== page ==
Elementary classroom teachers are often at school until 5:30 p.m. or later, one wrote, “and I still take home work almost daily.”
“I am buried,” said another.
“The district keeps adding to the teacher’s workload without compensation,” a teacher noted. Another wrote, “I arrive at school at 7 a.m. and then don’t leave until sometime between 5 and 7 p.m. Then I go home to grade more when I get my kids off to bed.”
One teacher described having to bring his/her own children to the school on Saturday and Sunday, in order to complete preparations for the next week’s teaching. And one added, “I don’t want to live at the school. It’s not a healthy lifestyle to work overtime this much.”
Many teachers shared feelings of conflict, as they struggled to do their jobs to a high standard and still maintain a balanced life.
“To properly do all the things” assigned to us … is physically impossible,” one teacher wrote. “At some point, we have to draw a line and say ‘I have to stop here.’ For some of us, that is extremely stressful. We want to be able to accomplish all we are given, but it is truly not possible, especially if it’s to be done well.”
Instructional coaches, placed in order to help coach teachers in new methods and programs, don’t always help, some respondents stated.
“The coaches at the high school make things up for us to do and we already have enough things to do already,” a frustrated teacher said. “We have PLC meetings just to be meeting to satisfy the coaches and the administration.”
“In my years teaching in USD 480, it seems like I have gone from loving what I do to trying to find time to do all the requirements I need for the job I love to do,” one teacher wrote. “Yes, I still love teaching, but I am exhausted.”
Not all the teachers focused on complaints.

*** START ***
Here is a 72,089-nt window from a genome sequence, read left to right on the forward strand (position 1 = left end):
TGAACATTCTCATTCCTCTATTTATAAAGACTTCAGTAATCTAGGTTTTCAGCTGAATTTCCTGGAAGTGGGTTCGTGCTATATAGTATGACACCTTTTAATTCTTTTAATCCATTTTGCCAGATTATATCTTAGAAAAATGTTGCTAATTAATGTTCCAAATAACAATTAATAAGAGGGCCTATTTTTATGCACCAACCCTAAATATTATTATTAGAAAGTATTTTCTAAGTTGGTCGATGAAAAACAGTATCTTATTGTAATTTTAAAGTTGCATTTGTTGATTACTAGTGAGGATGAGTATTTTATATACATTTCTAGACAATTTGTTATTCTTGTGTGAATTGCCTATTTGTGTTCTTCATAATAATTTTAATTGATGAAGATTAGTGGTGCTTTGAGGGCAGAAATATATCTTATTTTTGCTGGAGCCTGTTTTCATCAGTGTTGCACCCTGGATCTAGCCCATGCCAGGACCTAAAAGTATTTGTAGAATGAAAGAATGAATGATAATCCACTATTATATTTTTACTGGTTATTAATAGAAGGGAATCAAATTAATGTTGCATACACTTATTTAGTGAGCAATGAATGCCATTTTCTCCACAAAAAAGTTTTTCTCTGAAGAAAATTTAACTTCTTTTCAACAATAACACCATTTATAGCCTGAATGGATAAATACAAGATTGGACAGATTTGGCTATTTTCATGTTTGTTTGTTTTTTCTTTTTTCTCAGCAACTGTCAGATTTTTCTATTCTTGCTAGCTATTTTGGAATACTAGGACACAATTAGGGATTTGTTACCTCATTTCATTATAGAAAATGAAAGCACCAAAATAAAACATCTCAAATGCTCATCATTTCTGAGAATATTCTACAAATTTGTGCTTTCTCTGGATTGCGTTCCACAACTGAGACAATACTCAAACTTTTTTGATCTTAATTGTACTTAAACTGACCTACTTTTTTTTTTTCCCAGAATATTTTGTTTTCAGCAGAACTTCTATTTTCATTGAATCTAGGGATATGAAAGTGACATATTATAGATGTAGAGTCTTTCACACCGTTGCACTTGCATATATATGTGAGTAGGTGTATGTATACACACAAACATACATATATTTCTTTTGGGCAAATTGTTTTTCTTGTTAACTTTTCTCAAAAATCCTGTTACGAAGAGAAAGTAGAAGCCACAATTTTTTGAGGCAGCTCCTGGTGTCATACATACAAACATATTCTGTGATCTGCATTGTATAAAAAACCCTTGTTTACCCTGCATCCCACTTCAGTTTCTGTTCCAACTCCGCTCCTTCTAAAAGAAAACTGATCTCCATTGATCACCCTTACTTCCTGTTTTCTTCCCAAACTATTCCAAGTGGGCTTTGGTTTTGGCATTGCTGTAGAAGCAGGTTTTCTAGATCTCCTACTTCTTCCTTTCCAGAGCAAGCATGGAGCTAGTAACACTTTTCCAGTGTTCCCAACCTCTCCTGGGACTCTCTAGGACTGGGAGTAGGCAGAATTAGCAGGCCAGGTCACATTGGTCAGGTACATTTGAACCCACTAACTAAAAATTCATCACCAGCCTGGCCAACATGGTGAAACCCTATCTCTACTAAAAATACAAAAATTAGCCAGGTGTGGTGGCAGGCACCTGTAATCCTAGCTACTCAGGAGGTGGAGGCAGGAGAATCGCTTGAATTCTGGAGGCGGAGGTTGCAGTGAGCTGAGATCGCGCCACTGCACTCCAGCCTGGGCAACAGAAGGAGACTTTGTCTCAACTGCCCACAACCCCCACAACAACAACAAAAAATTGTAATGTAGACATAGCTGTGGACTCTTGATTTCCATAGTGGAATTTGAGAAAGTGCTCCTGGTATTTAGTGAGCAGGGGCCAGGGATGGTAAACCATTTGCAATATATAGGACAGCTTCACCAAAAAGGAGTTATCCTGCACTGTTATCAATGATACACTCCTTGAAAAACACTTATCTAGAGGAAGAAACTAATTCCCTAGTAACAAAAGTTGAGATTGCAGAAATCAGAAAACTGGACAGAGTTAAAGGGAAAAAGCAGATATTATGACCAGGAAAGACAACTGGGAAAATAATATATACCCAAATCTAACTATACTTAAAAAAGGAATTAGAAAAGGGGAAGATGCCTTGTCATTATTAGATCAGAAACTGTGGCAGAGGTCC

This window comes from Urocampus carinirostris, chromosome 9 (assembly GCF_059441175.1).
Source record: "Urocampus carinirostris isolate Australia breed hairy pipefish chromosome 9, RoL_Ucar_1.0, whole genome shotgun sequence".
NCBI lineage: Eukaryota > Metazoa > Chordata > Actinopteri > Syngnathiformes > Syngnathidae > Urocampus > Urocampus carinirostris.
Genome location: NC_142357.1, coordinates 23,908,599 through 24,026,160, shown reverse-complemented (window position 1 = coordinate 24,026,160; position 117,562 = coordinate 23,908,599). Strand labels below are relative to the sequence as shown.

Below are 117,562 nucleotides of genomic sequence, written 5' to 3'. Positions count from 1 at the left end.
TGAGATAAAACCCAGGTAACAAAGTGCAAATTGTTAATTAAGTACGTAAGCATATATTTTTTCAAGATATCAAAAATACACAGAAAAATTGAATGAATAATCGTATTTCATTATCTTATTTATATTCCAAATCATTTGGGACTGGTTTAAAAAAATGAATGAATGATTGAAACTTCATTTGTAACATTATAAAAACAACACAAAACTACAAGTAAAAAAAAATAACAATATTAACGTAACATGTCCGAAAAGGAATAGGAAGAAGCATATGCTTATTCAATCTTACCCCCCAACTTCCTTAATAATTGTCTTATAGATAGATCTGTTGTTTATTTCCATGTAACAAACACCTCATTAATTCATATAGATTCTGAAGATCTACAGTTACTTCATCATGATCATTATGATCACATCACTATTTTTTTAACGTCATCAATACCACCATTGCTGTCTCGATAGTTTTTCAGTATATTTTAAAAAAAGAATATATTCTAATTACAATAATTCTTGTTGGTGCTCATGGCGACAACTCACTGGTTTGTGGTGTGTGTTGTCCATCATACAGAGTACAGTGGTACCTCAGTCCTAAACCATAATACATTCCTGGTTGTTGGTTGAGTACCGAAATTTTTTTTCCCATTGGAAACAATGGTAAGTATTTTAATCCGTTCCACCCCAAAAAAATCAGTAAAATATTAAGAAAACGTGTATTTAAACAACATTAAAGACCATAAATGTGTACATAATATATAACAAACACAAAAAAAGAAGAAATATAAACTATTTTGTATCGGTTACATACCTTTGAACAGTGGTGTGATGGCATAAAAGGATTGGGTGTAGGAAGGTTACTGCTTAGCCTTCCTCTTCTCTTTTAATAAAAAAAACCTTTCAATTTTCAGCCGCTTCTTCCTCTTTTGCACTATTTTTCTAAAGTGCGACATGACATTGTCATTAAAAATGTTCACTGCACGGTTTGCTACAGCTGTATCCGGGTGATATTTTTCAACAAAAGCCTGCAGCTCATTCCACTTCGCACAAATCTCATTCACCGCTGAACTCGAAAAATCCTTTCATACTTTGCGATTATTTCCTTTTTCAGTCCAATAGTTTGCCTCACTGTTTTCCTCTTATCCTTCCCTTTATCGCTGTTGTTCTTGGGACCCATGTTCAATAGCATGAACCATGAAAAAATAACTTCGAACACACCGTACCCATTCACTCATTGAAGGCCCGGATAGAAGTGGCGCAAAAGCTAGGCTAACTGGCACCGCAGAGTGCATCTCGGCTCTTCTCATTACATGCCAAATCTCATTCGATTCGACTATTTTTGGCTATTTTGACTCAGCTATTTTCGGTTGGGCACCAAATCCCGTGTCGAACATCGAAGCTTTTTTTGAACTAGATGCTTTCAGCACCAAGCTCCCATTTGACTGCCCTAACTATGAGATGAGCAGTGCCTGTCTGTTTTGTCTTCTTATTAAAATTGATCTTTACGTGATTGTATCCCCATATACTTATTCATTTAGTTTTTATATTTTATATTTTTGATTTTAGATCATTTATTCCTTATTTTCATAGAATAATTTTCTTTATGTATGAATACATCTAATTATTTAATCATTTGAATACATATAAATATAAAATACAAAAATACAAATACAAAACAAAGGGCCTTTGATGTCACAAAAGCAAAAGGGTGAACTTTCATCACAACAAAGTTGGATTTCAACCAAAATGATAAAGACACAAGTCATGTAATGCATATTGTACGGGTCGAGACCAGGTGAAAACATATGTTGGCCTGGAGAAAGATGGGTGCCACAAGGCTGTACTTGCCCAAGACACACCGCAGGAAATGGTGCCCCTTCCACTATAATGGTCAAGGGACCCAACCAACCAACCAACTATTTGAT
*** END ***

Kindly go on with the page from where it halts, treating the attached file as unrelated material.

One survey respondent expressed concern about how difficult it might be for the district and the LNEA to find common ground:
“I just feel like in the past, the negotiating team and the board seemed to fight against each other. But in the last two years, the relationship seemed constructive,” wrote one teacher. “Now it seems it’s going back to a power struggle. There are certain things to be negotiated, but I think we need to be careful about asking for too much. We should work with the board and central office and not against.”
However, some teachers feel it’s prudent to let the union negotiate on their behalf. After writing a half-page response that listed concerns about instructional coaches, planning time and paperwork, one teacher said, “I was scared to list my concerns because I don’t want them to be identified with my name. I do not want to be in trouble with my prinicipal or the district or the school board for voicing my concerns, but I also do not feel it is OK to remain silent in fear of getting in trouble for voicing my opinion.”
A coworker echoed the sense of disconnect:
“Where did the trust go between the labor and management? One observation: to keep and maintain a quality team is to treat them right.”